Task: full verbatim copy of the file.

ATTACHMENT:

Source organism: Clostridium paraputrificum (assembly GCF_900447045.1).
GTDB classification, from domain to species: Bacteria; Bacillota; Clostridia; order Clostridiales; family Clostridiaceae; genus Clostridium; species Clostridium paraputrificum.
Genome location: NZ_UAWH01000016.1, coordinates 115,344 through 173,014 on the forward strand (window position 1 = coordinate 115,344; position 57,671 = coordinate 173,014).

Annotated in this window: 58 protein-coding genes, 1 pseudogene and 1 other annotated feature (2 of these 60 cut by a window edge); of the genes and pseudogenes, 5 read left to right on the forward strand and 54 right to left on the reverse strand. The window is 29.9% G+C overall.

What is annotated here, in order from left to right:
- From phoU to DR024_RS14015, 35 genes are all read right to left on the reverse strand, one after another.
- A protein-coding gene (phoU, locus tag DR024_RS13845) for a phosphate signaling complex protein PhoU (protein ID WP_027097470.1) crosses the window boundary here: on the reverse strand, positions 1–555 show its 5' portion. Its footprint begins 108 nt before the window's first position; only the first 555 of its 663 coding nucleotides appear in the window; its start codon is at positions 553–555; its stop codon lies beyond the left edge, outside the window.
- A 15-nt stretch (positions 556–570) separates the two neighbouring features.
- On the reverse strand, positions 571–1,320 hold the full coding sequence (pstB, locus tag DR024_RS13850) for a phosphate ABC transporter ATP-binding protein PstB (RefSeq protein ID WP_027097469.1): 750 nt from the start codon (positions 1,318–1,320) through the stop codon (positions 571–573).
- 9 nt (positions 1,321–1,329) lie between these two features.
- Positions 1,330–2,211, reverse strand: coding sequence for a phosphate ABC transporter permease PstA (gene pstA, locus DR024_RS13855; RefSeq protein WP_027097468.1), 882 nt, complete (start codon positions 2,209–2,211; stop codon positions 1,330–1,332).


Source organism: Clostridium paraputrificum (assembly GCF_900447045.1).
GTDB classification, from domain to species: Bacteria; Bacillota; Clostridia; order Clostridiales; family Clostridiaceae; genus Clostridium; species Clostridium paraputrificum.
Genome location: NZ_UAWH01000016.1, coordinates 115,344 through 173,014 on the forward strand (window position 1 = coordinate 115,344; position 57,671 = coordinate 173,014).

Annotated in this window: 58 protein-coding genes, 1 pseudogene and 1 other annotated feature (2 of these 60 cut by a window edge); of the genes and pseudogenes, 5 read left to right on the forward strand and 54 right to left on the reverse strand. The window is 29.9% G+C overall.

What is annotated here, in order from left to right:
- From phoU to DR024_RS14015, 35 genes are all read right to left on the reverse strand, one after another.
- A protein-coding gene (phoU, locus tag DR024_RS13845) for a phosphate signaling complex protein PhoU (protein ID WP_027097470.1) crosses the window boundary here: on the reverse strand, positions 1–555 show its 5' portion. Its footprint begins 108 nt before the window's first position; only the first 555 of its 663 coding nucleotides appear in the window; its start codon is at positions 553–555; its stop codon lies beyond the left edge, outside the window.
- A 15-nt stretch (positions 556–570) separates the two neighbouring features.
- On the reverse strand, positions 571–1,320 hold the full coding sequence (pstB, locus tag DR024_RS13850) for a phosphate ABC transporter ATP-binding protein PstB (RefSeq protein ID WP_027097469.1): 750 nt from the start codon (positions 1,318–1,320) through the stop codon (positions 571–573).
- 9 nt (positions 1,321–1,329) lie between these two features.
- Positions 1,330–2,211, reverse strand: coding sequence for a phosphate ABC transporter permease PstA (gene pstA, locus DR024_RS13855; RefSeq protein WP_027097468.1), 882 nt, complete (start codon positions 2,209–2,211; stop codon positions 1,330–1,332).